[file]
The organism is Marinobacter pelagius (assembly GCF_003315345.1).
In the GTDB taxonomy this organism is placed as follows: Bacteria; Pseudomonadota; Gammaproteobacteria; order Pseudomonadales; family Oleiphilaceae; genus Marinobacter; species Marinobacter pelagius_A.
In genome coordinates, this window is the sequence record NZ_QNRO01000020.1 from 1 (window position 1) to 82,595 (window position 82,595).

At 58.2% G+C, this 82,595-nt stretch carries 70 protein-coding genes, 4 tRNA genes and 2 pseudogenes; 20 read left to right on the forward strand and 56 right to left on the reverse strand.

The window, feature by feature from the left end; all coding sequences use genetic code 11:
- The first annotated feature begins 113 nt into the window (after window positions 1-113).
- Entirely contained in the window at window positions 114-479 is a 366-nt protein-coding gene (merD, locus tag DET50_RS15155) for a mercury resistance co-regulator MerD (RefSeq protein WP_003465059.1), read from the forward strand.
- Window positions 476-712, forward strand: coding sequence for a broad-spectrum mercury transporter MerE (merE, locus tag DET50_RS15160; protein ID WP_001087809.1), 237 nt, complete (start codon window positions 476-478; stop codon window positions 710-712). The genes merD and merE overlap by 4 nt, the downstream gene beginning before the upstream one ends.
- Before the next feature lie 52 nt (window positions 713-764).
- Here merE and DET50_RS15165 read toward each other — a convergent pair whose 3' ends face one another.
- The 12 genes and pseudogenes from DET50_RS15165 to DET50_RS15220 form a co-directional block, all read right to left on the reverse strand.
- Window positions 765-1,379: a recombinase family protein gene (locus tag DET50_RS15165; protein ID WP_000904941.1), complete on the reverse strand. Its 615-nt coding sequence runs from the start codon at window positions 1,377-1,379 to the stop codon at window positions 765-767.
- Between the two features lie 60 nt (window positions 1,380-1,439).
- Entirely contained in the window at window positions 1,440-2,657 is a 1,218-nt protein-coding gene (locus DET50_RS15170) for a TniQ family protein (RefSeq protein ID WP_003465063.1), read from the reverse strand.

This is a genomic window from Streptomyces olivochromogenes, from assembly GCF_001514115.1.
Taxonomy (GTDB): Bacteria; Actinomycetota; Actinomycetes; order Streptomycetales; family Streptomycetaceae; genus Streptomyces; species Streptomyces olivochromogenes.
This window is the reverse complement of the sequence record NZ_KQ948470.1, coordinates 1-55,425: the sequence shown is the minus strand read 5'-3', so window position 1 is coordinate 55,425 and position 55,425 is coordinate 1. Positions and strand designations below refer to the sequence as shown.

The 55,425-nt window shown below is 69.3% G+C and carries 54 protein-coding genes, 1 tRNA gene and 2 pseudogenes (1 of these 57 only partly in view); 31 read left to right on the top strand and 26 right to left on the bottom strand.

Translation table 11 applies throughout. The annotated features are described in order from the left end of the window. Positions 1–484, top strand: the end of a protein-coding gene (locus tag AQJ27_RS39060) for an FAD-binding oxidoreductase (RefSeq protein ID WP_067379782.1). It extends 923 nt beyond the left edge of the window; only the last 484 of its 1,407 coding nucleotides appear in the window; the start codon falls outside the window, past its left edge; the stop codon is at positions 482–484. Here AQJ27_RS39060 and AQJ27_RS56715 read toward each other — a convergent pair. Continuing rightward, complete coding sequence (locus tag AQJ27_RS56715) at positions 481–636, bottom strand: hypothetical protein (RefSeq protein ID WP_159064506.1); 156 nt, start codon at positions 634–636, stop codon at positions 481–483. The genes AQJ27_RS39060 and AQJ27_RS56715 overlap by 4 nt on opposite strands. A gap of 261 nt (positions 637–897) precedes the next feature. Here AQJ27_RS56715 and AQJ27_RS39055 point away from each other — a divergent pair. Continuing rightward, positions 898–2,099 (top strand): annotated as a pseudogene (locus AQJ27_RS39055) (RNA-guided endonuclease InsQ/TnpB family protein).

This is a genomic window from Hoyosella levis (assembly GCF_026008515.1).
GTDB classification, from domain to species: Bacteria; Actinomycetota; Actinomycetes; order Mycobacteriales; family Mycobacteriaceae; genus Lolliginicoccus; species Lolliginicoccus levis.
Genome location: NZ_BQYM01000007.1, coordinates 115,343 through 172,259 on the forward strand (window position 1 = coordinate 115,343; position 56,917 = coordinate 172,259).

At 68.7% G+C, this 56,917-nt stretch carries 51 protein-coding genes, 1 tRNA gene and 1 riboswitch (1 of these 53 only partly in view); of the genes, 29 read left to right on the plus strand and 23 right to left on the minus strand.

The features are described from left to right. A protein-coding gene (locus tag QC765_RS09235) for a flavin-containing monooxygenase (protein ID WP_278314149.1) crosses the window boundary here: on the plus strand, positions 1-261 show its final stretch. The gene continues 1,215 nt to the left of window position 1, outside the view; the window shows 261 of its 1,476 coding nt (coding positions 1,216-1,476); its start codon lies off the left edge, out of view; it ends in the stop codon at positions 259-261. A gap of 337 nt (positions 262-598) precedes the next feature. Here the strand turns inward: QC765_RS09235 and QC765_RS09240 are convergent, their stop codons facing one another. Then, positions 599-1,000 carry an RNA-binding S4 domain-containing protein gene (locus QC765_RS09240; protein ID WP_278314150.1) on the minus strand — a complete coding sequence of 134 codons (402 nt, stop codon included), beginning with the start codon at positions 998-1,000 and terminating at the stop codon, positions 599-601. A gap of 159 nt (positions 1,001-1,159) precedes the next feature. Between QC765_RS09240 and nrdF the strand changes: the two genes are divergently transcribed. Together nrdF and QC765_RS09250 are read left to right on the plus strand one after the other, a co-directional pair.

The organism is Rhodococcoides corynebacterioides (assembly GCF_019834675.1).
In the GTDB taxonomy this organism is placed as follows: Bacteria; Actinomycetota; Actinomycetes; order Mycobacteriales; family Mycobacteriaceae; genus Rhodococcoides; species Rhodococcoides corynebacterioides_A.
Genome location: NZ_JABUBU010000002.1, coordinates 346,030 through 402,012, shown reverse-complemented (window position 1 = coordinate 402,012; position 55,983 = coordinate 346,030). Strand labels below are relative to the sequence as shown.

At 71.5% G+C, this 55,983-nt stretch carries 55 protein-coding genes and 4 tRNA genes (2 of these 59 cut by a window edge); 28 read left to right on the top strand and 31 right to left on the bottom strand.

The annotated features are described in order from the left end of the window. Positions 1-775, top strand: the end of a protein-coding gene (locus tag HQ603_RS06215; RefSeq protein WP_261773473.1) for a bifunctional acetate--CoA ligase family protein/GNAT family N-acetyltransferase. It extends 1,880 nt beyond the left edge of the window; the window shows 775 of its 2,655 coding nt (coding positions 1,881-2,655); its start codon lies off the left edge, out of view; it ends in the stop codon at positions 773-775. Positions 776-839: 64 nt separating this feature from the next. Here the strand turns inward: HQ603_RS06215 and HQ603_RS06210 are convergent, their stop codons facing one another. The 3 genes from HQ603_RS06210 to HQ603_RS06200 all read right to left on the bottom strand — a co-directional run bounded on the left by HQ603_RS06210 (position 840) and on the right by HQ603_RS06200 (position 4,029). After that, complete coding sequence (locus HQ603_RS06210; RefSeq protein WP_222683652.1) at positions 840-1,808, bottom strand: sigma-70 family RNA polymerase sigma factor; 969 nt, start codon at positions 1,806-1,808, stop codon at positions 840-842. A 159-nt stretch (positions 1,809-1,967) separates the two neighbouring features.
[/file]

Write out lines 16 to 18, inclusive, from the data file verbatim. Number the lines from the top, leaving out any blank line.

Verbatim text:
Taxonomy (GTDB): Bacteria; Actinomycetota; Actinomycetes; order Streptomycetales; family Streptomycetaceae; genus Streptomyces; species Streptomyces olivochromogenes.
This window is the reverse complement of the sequence record NZ_KQ948470.1, coordinates 1-55,425: the sequence shown is the minus strand read 5'-3', so window position 1 is coordinate 55,425 and position 55,425 is coordinate 1. Positions and strand designations below refer to the sequence as shown.

The 55,425-nt window shown below is 69.3% G+C and carries 54 protein-coding genes, 1 tRNA gene and 2 pseudogenes (1 of these 57 only partly in view); 31 read left to right on the top strand and 26 right to left on the bottom strand.